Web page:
Healthcare Coalition Highlights Red Flags of Doctor Shopping
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In the battle against the prescription drug epidemic, a powerful coalition released a consensus document this month to provide healthcare professionals with the warning signs of prescription drug misuse and diversion. The members of this united coalition include the American Medical Association (AMA), the American Pharmacists Association, the National Association of Boards of Pharmacy, CVS Health, and Walgreens. The goal is to ensure that healthcare professionals are aware of the red flags that signal doctor shopping. The coalition document is available on the AMA website.
Doctor shopping is a drug-seeking practice where substance misusers go from one doctor to another in an attempt to accumulate prescriptions, often for opioid painkillers. Although needle tracks in the arms, dilated pupils, and slurred words are obvious signs of drug-seeking patients, other signs are not so obvious. Beyond the misuse of the prescription drugs, doctor shoppers’ intent often is to sell them on the street at a huge markup.
Some of these subtle red flags include:
1. Dropping the street name of a drug in a conversation, such as "Roxi's" for Percocet or "Oxys" for OxyContin.
2. Refilling prescriptions ahead of schedule and claiming to have misplaced the drugs or had them stolen.
3. Declining a physical examination from a doctor.
4. Providing prescriptions lacking common medical abbreviations.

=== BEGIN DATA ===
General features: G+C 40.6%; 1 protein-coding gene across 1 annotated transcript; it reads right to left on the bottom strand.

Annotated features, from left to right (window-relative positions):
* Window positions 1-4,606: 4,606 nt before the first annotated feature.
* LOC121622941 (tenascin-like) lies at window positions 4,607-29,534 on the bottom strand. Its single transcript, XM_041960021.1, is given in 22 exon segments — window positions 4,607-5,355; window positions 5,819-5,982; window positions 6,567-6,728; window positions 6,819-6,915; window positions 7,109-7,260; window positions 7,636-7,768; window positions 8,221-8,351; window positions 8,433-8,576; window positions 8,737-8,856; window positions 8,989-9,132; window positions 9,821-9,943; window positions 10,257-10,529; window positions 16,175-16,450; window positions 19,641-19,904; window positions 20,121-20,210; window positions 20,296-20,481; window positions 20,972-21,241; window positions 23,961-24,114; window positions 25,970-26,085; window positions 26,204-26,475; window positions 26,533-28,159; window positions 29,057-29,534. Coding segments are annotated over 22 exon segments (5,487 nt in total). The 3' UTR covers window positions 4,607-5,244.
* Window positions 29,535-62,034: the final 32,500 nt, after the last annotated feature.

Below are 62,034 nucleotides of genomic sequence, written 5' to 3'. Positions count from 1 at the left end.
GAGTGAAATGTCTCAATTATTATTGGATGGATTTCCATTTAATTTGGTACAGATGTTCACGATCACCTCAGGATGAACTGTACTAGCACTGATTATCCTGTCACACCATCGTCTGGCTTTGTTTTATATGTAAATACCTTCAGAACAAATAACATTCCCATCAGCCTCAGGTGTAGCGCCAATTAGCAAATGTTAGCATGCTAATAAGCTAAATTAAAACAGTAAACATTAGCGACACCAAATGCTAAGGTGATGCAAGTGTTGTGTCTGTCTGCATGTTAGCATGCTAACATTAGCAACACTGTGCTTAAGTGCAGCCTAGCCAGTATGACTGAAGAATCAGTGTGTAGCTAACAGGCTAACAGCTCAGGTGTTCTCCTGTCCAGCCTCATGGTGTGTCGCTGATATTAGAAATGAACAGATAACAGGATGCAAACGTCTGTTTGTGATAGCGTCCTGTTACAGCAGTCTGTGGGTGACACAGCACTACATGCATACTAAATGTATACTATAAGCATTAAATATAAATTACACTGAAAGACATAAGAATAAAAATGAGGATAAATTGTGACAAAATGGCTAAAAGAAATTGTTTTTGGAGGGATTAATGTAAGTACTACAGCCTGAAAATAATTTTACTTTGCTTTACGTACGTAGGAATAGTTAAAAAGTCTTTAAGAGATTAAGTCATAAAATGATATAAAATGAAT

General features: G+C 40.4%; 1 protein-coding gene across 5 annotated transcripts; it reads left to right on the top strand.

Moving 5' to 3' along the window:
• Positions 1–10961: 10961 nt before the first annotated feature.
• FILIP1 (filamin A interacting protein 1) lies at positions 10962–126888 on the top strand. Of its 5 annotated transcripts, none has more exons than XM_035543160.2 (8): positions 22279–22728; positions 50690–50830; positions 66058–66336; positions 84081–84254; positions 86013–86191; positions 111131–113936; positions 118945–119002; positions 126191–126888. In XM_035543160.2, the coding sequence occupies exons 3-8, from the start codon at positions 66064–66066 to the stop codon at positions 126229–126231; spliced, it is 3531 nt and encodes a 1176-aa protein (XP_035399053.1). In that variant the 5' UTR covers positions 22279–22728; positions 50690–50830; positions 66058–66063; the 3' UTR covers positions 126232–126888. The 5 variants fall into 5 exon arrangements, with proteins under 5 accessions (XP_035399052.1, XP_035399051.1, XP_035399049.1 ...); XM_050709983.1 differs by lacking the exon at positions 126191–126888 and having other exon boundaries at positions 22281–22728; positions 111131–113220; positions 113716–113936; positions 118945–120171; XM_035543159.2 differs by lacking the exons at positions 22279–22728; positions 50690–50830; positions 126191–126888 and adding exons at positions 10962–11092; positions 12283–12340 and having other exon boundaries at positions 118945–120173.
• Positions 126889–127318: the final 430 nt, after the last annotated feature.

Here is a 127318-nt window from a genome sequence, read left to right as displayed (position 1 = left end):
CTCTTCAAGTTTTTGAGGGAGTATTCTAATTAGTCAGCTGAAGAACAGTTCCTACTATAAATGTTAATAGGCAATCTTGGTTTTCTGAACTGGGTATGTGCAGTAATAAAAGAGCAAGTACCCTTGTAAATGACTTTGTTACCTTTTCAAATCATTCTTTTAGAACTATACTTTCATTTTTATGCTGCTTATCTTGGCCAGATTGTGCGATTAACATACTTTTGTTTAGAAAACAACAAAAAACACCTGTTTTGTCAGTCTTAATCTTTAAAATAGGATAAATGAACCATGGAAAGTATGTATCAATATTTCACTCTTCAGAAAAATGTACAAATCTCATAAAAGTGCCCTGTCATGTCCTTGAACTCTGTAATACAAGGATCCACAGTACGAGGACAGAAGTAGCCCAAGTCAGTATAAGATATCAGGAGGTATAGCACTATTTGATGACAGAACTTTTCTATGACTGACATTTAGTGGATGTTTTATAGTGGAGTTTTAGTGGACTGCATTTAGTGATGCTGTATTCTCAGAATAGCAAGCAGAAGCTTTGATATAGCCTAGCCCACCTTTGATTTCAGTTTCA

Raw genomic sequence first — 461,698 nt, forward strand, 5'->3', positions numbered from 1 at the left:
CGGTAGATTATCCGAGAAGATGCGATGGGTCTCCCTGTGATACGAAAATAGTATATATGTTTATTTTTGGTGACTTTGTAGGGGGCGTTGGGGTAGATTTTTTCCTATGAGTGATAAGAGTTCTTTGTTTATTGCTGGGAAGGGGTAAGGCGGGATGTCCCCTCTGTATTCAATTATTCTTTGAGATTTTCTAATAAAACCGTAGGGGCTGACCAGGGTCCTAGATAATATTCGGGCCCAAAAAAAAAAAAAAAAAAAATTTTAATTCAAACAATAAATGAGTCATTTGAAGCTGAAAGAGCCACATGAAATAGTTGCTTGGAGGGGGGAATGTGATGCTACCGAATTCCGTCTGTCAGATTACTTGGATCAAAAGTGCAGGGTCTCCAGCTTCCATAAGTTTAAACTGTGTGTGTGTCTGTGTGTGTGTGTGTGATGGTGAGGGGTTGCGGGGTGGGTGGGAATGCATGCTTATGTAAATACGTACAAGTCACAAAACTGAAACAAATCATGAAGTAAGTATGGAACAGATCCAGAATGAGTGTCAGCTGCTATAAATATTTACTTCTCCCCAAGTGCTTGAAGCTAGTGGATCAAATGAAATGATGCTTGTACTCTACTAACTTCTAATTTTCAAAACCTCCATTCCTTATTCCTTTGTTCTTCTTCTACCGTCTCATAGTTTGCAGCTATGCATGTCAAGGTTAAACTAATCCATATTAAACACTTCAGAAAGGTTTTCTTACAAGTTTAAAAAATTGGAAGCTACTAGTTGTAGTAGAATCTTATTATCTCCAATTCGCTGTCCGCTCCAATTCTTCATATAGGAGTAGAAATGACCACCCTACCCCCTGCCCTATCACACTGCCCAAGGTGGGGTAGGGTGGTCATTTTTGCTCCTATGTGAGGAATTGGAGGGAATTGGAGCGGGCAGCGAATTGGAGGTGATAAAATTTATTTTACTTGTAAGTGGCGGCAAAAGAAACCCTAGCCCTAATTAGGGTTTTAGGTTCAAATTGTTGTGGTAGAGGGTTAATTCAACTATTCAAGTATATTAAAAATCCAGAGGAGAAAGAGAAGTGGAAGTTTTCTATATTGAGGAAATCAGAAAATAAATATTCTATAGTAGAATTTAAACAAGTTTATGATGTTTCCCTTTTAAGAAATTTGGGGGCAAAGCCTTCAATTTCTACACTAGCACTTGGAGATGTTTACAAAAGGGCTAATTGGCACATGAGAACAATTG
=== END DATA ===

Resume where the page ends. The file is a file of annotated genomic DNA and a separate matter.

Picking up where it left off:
Aimed at prescribers and prescription-fillers, the consensus document provides profiles of doctor-shoppers. They have a tendency to pressure physicians and pharmacists to fill out their prescriptions with implied or actual threats of harm. The consensus statement suggests that whenever such a threat is made or implied, physicians and pharmacists should avoid a confrontation, and then contact authorities to report what happened.
A disclaimer appears in a box at the bottom of almost every page of the document. With doctor-shoppers dying of overdoses, and some physicians going to prison, the coalition does not want to cause any additional problems. Although such aberrant behaviors, as described above, are common, the document makes it clear that none of them positively mark a person as a drug misuser, doctor shopper, or drug pusher.
The coalition points out that state prescription monitoring programs (PMPs) can help healthcare professionals spot a doctor shopper. The problem is that PMP data is often incomplete or not readily available. The coalition consensus document prescribes communication and collaboration to surmount such challenges. At the same time, patients with a legitimate need for controlled substances need to be ensured access to the prescription drugs. Without question, preventing doctor shopping is a real challenge for both prescribers and prescription-fillers given the difficulties involved.